Fiction Unbound is a space to celebrate and explore great writing in speculative fiction—a space where genre and “the Western canon” mean nothing next to story, imagination, and quality. Do you like elves and aliens, but also good sentences? Do you love big novels, but can’t stand to read another searing, humane chronicle of a marriage in crisis? Welcome. You’re among friends.
Don’t miss this latest release from Undertow Publications: All The Things We Never See by Michael Kelly. It will have you itching to create, which will be a good use of the time you used to spend sleeping.
Two ways to appreciate the prolific, Hugo-award winning Philip K. Dick: attend the 2nd International Philip K. Dick Festival and revisit one of his most popular novels.
Big corporations are destroying your books without explanation, probably because hosting the platform isn’t as profitable as expected.
C.S. Peterson returns from the writer’s paradise of Clarion West and reflects on risk, roller coasters, and relationships.
Ted Chiang’s second collection of award-winning stories, reviewed.
A Review of the excellent Sing Your Sadness Deep by British Fantasy Award winner and Shirley Jackson Award finalist Laura Mauro.
Author Jim Ringel discovers in Scott Smith’s The Ruins, Jeff VanderMeer’s Annihilation, and Cormac McCarthy’s Blood Meridian a different kind of eco-fiction.
Sarah Rose Etter’s The Book of X radically disassembles womanhood into its surreal parts.
Happy 4th of July! The Unbound Writers are taking the week off but have left you a little something fun: staff kudos and zombies loving fireworks!
Want to wander the stars instead of the beach this summer? Travel in time? Discover something remarkable? We’ve got you covered with our latest round of recommendations.
Cadwell Turnbull’s debut novel cannily explores cycles of violence through an alien occupation of the Virgin Islands.
In her Pulitzer Prize nominated collection, Get in Trouble, Link delves into the delights and perils of being granted your heart’s desire.
If you are looking for an amazing theater experience this summer, look no further than your local Shakespeare festival. Shakespeare’s plays are seriously fun speculative fiction the whole family can enjoy. Not sure what to see? The Fiction Unbounders have some recommendations to get you started.
LeVar Burton carries on the bright legacy of his show Reading Rainbow with his podcast, LeVar Burton Reads. We selected a few of our favorite speculative fiction stories from his collection of episodes to recommend.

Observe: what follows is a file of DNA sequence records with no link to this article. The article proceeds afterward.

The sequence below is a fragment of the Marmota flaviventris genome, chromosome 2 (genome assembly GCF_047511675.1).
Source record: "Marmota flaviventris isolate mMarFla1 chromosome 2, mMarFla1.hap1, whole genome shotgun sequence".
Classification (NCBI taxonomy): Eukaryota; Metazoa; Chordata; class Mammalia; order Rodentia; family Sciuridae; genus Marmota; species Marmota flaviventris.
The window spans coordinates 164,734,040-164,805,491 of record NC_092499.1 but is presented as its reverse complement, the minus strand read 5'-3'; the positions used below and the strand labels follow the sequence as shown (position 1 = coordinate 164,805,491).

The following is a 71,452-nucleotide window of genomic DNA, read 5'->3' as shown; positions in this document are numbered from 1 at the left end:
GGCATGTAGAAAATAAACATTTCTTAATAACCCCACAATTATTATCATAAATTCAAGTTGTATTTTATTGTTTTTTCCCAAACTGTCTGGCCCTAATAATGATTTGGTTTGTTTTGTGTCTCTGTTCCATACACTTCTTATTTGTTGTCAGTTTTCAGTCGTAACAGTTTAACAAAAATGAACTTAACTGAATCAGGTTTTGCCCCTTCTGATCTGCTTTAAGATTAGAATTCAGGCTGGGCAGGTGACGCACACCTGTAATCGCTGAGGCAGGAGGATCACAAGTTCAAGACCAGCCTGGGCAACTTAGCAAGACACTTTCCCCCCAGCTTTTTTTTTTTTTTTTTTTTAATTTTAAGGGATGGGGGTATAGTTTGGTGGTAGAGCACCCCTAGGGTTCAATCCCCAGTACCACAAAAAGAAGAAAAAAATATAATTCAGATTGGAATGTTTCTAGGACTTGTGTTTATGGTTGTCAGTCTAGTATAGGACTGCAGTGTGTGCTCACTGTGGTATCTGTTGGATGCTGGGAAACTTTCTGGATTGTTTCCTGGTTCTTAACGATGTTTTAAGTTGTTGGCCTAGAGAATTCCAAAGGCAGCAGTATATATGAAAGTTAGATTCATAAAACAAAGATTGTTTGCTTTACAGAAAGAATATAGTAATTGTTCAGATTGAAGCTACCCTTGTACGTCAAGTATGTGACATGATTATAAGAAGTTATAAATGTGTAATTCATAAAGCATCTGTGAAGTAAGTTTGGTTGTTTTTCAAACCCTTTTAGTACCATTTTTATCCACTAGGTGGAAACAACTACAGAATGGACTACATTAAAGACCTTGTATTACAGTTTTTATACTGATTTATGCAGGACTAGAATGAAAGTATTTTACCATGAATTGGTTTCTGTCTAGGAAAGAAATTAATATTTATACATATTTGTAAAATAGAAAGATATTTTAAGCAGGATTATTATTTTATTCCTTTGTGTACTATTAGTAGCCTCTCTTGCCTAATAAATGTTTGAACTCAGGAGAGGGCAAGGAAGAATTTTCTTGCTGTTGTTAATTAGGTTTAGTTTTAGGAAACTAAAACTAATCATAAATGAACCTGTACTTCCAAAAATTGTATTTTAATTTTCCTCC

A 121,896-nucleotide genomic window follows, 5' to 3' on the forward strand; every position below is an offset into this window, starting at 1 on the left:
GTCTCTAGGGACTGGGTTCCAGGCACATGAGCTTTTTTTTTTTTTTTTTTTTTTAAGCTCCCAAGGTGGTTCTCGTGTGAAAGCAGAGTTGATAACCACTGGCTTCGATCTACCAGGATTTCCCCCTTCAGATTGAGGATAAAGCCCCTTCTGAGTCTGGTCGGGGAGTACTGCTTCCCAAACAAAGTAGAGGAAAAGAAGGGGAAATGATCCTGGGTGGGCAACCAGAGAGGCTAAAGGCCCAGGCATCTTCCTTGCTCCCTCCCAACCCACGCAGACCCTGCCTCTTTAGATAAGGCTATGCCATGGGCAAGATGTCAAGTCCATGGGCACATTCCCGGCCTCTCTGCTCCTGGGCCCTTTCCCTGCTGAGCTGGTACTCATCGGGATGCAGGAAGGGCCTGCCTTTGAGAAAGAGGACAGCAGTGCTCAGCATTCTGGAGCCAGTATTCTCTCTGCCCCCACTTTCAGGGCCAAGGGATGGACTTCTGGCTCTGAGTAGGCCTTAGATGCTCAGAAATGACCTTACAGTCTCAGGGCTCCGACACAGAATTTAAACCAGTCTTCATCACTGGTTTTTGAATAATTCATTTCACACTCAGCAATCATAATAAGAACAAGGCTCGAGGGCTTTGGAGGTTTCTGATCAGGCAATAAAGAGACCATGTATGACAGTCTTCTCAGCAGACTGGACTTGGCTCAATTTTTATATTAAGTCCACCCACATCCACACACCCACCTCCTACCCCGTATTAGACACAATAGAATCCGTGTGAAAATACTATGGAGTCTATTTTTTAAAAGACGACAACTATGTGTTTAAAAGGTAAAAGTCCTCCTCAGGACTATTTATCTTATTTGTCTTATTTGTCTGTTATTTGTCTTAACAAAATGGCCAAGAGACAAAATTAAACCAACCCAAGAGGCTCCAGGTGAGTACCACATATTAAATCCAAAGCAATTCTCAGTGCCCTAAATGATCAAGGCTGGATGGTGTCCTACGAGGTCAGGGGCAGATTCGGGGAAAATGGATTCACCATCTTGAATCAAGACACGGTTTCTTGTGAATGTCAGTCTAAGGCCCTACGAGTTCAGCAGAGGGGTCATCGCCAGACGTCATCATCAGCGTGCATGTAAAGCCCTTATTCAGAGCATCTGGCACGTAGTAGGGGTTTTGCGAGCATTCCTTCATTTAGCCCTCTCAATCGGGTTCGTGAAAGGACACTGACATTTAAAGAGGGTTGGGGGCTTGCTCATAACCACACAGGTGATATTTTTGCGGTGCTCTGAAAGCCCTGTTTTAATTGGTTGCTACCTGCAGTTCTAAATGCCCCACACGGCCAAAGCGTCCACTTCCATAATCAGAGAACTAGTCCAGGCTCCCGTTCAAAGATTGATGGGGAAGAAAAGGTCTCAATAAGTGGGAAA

If you are interested in the themes of mirrors and mothers, bodies as machines, daughters and madness, flowers and blood, then Georgina Bruce’s debut story collection is for you!
Fiction Unbound explores the fresh voices and exciting ideas that are the novellas nominated by SWFA members for the Nebula Awards. No predictions.
Headley’s retelling of Beowulf through the eyes of Grendel’s mother and Hrothgar’s wife takes on epic heroes, American veterans with PTSD, gentrification, the monstrosity of racism, and Edward Scissorhands.
Non-Western fantasies increase readers’ understanding of diverse histories and cultures in an increasingly xenophobic age.
Fiction Unbound continues our annual tradition of admiring the unique voices and daring ideas that are the short stories nominated by SWFA member writers for the Nebula Awards. No predictions.
Dystopia can be fun, in the right hands, but time loops probably aren’t. Example: our own era. Fiction Unbound writers Gemma and Catie explore stories that consider what the future may bring based on where we are presently, in the new collection A People’s Future of the United States.
Laini Taylor put a restriction on this project: killing couldn’t be the solution to her characters’ conflicts. The result is a harrowing exploration of nightmares, both lived and dreamed.
Whitney Scharer’s historical fiction The Age of Light is a sumptuous look into photographer and artist Lee Miller’s relationship with Man Ray. Set in Paris in the early 1930’s, this novel does a beautiful job of giving Lee Miller a strong, clear voice during her formative years as a artist.
2015 Man Booker winner Marlon James embraces epic fantasy with a non-conforming, lightning-paced tale that up-ends every expectation.
The award-winning Sarah Pinsker finally has a collection out, and it’s excellent.
We are halfway between winter and spring. The eagles have returned to their nests, the owlets have already hatched. But if you’re stuck in the doldrums, here are two books and a field trip to reawaken your imagination.
For Black History Month, some favorite short stories by new and classic black SF/F writers.
It’s time for the Fiction Unbound 3rd annual roundup of speculative fiction recommendations to gift your beloved. Sure to please.*
*Not a legally binding guarantee.
Undertow Publications is a small press that has won the Shirley Jackson award for best edited anthology. Their lauded anthology, Year’s Best Weird Fiction went from endangered to extinct with Volume 5. Come celebrate this beautiful volume and learn about this press, which despite this set back, has amazing books on offer this year.
The Indian Hindu epic The Ramayana unifies and defines the divergent cultures of Southeast Asia.
Newman’s novel is an inspired time-travel story and a troubled look at progressive hopes.
Revel in the love of great writing, great stories, and all things speculatively ass-kicking. Read the most recent post in Appreciations.
Browse the Unbound Writers' virtual curio cabinet. Recently in Curiosities.
Not sure what to read next? The Unbound Writers have you covered. Our most recent Review.
Speculative speculations. Intrigued? Here's our latest Speculation.